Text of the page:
Global Consequences of Land Use

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Science  22 Jul 2005:
Vol. 309, Issue 5734, pp. 570-574
DOI: 10.1126/science.1111772


Land use has generally been considered a local environmental issue, but it is becoming a force of global importance. Worldwide changes to forests, farmlands, waterways, and air are being driven by the need to provide food, fiber, water, and shelter to more than six billion people. Global croplands, pastures, plantations, and urban areas have expanded in recent decades, accompanied by large increases in energy, water, and fertilizer consumption, along with considerable losses of biodiversity. Such changes in land use have enabled humans to appropriate an increasing share of the planet's resources, but they also potentially undermine the capacity of ecosystems to sustain food production, maintain freshwater and forest resources, regulate climate and air quality, and ameliorate infectious diseases. We face the challenge of managing trade-offs between immediate human needs and maintaining the capacity of the biosphere to provide goods and services in the long term.

Land-use activities—whether converting natural landscapes for human use or changing management practices on human-dominated lands—have transformed a large proportion of the planet's land surface. By clearing tropical forests, practicing subsistence agriculture, intensifying farmland production, or expanding urban centers, human actions are changing the world's landscapes in pervasive ways (1, 2) (Fig. 1, fig. S1, and table S1). Although land-use practices vary greatly across the world, their ultimate outcome is generally the same: the acquisition of natural resources for immediate human needs, often at the expense of degrading environmental conditions.

Fig. 1.

Land-use transitions. Transitions in land-use activities that may be experienced within a given region over time. As with demographic and economic transitions, societies appear also to follow a sequence of different land-use regimes: from presettlement natural vegetation to frontier clearing, then to subsistence agriculture and small-scale farms, and finally to intensive agriculture, urban areas, and protected recreational lands. Different parts of the world are in different transition stages, depending on their history, social and economic conditions, and ecological context. Furthermore, not all parts of the world move linearly through these transitions. Rather, some places remain in one stage for a long period of time, while others move rapidly between stages. [Adapted from (1) and (2)]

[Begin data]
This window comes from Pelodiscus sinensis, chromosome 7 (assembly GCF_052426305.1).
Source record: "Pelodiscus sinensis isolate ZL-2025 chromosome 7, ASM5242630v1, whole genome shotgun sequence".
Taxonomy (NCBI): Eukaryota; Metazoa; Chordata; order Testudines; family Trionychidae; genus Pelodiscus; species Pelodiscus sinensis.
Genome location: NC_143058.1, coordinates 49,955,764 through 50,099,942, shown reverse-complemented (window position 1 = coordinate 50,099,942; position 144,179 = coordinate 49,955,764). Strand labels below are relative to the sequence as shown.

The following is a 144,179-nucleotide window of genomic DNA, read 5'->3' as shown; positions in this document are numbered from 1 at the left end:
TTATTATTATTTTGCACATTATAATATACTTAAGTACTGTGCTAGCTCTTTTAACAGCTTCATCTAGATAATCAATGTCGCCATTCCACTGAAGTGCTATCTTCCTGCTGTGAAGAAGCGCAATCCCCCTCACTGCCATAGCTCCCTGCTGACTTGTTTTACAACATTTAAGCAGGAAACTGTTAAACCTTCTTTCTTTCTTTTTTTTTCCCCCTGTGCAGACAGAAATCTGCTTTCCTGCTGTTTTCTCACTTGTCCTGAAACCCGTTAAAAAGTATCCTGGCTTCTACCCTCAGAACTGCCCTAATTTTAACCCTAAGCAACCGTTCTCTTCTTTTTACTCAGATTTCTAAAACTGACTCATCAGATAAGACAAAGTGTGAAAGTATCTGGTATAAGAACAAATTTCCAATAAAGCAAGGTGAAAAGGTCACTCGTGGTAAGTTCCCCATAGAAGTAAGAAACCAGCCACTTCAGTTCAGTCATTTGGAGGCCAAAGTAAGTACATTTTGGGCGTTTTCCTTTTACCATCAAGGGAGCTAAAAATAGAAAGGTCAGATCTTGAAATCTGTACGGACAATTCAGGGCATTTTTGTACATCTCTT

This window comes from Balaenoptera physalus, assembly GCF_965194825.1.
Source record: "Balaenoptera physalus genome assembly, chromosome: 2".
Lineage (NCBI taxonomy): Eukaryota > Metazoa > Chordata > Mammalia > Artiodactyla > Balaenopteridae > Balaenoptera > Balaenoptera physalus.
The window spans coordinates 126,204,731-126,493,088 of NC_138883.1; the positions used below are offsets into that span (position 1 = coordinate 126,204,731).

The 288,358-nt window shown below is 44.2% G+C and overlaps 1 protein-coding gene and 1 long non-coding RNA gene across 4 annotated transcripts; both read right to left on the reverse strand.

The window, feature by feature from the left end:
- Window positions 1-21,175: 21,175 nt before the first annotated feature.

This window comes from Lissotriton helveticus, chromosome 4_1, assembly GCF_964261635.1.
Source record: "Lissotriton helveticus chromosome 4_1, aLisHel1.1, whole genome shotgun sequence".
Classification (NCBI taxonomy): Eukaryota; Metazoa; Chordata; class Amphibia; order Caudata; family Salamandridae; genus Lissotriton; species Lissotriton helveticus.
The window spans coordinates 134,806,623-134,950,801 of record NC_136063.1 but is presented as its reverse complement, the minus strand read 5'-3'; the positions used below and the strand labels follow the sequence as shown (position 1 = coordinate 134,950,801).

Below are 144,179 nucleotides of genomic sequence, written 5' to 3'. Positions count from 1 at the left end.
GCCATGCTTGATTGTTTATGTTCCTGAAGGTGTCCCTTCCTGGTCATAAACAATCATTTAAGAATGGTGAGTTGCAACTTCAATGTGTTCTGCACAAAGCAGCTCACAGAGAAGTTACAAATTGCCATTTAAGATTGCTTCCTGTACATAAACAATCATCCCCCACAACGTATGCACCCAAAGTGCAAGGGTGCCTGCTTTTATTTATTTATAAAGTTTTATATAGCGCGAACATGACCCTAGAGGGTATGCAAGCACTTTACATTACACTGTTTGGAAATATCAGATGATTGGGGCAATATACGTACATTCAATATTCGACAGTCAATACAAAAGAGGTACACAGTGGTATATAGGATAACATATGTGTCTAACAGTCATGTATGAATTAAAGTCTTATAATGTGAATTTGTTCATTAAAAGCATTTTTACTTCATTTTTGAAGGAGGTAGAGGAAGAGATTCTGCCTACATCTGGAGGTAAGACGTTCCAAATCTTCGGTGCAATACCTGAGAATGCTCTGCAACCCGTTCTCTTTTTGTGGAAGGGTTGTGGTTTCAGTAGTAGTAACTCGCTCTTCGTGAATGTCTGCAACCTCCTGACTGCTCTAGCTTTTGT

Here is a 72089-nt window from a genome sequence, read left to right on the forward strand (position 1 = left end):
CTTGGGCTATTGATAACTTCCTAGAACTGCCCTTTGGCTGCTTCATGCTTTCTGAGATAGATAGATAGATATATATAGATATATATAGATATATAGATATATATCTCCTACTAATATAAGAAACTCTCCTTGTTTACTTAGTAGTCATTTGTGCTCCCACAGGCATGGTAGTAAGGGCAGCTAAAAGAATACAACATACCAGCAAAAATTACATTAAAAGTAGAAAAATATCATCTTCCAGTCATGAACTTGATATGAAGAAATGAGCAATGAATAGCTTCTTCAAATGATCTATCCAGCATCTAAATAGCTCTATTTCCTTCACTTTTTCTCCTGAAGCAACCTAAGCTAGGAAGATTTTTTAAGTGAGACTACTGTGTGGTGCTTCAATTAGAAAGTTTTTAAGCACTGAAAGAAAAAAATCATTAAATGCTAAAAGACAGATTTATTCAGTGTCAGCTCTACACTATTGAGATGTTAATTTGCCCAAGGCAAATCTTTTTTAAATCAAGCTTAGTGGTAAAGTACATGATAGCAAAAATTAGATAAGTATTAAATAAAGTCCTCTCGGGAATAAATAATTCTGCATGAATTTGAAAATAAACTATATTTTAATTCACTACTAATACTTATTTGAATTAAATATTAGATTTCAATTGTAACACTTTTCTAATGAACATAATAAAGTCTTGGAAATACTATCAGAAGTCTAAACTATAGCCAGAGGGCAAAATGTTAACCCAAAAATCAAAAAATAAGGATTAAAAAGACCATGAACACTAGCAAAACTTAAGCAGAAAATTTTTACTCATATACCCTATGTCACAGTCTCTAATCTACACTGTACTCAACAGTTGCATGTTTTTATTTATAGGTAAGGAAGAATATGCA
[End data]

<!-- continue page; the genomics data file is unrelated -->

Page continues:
Several decades of research have revealed the environmental impacts of land use throughout the globe, ranging from changes in atmospheric composition to the extensive modification of Earth's ecosystems (36). For example, land-use practices have played a role in changing the global carbon cycle and, possibly, the global climate: Since 1850, roughly 35% of anthropogenic CO2 emissions resulted directly from land use (7). Land-cover changes also affect regional climates through changes in surface energy and water balance (8, 9). Humans have also transformed the hydrologic cycle to provide freshwater for irrigation, industry, and domestic consumption (10, 11). Furthermore, anthropogenic nutrient inputs to the biosphere from fertilizers and atmospheric pollutants now exceed natural sources and have widespread effects on water quality and coastal and freshwater ecosystems (4, 12). Land use has also caused declines in biodiversity through the loss, modification, and fragmentation of habitats; degradation of soil and water; and overexploitation of native species (13) (SOM Text S1).

Ironically, just as our collective land-use practices are degrading ecological conditions across the globe, humanity has become dependent on an ever-increasing share of the biosphere's resources. Human activities now appropriate nearly one-third to one-half of global ecosystem production (14), and as development and population pressures continue to mount, so could the pressures on the biosphere. As a result, the scientific community is increasingly concerned about the condition of global ecosystems and “ecosystem services” (15, 16) (SOM Text S2).

Land use thus presents us with a dilemma. On one hand, many land-use practices are absolutely essential for humanity, because they provide critical natural resources and ecosystem services, such as food, fiber, shelter, and freshwater. On the other hand, some forms of land use are degrading the ecosystems and services upon which we depend, so a natural question arises: Are land-use activities degrading the global environment in ways that may ultimately undermine ecosystem services, human welfare, and the long-term sustainability of human societies? Here, we examine this question and focus on a subset of global ecosystem conditions we consider most affected by land use. We also consider the challenge of reducing the negative environmental impacts of land use while maintaining economic and social benefits.

Food Production